BY: Grant Callen/Empower Mississippi
School choice programs provide families with life-changing options in where they send their children to school. For a child in a failing school, being able to transfer to a new school can mean the difference between a child succeeding in life, pursuing his or her dreams or dropping out of school, and struggling to find work.
Many philosophical and moral arguments can be made to support school choice. One can argue that every kid has the right to a quality education and that helping kids leave failing schools is morally right. However, one of the best arguments is that is has a proven track record of success. And this argument has recently seen a major boost with the release of a research report by academics from the University of Arkansas that clearly shows the success of school choice programs worldwide.
This report is based on a “meta-analysis” – a study that examines all of the existing research and examines the overall findings – of the research literature on private school choice programs, including vouchers and tax credit scholarships, from around the world.
The report provides the most comprehensive survey of the school choice research literature ever undertaken. According to the authors, there have been at least 9,443 studies conducted on private school choice worldwide. Based on rigorous selection criteria, the authors narrowed the field to the 19 studies – representing 11 voucher programs – that used randomized controlled trial (RCT) methodology – the “gold standard” for research. Based on this worldwide set of studies, the authors find that students in a school choice program show “statistically significant” improvement in reading and mathematics and that these improvements increase over time.
Specifically, the reading scores for students in a school choice program increase by about 0.27 standard deviations and the math scores by about 0.15 standard deviations. This translates to the students in school choice programs enjoying the equivalent of several months of additional learning compared to students not in a school choice program.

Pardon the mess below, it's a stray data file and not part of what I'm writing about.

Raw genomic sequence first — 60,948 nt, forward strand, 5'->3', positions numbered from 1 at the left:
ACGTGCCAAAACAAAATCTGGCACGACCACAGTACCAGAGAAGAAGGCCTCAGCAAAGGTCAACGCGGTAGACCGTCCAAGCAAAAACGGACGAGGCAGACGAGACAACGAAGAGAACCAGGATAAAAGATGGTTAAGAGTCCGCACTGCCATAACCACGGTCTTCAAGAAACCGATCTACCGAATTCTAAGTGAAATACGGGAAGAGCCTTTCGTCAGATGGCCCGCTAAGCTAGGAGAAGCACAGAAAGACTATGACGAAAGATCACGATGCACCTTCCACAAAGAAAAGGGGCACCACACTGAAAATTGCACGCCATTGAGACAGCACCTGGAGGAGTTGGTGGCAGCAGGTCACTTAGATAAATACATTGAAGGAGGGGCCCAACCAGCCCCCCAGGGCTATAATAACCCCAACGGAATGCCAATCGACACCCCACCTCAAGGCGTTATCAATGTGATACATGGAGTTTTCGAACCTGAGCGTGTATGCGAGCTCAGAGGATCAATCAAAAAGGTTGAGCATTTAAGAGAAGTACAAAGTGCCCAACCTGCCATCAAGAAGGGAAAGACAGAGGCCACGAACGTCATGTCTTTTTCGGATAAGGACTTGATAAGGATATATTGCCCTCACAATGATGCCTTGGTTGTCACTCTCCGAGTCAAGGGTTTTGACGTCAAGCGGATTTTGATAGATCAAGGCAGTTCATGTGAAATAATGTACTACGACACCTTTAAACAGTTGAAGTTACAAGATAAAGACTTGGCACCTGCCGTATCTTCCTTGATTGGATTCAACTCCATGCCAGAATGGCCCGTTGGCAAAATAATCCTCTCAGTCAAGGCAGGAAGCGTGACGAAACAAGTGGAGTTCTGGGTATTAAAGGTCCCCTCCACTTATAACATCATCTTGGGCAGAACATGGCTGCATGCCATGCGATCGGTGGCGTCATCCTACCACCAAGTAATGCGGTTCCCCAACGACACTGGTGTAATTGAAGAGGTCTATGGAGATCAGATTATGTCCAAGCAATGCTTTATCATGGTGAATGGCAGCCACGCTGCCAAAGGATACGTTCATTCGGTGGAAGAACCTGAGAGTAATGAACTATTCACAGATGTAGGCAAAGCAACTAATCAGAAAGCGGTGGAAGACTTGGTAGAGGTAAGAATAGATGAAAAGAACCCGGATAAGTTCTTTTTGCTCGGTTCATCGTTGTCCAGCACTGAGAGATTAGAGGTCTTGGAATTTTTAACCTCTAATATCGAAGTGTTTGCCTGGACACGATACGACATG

The authors highlight that private school choice programs in varied forms have been implemented in countries ranging from the United States to Colombia and Chile and from the Netherlands and France to India. Unlike many current programs in the United States that restrict school choice to only some students, many countries – such as Belgium, Chile, Denmark, France, Sweden, and The Netherlands – extend school choice options to all children.
Some states in the United States are slowly beginning to implement this policy of providing universal eligibility for private school choice. For example, Nevada enacted universal school choice in 2015, the most expansive school choice program in the country.
Mississippi currently has three private school choice programs, all designed for students with special needs and all enacted in the past five years. This includes the Equal Opportunity for Students with Special Needs program, which is an education scholarship account for students with special needs, and vouchers for students with dyslexia and speech language therapy needs.
Throughout the world, private school choice programs vary in the amount of funding that they provide to parents for schooling and in the extent to which they are available to all families. However, despite the various forms that these programs take, this recent report clearly indicates that the policy of letting parents choose the best and most appropriate educational setting for their children has proven to be an international success and warrants greater consideration in Mississippi.
Grant Callen is the founder and President of Empower Mississippi. Previously, Grant served for seven years as Director of Development for the Mississippi Center for Public Policy.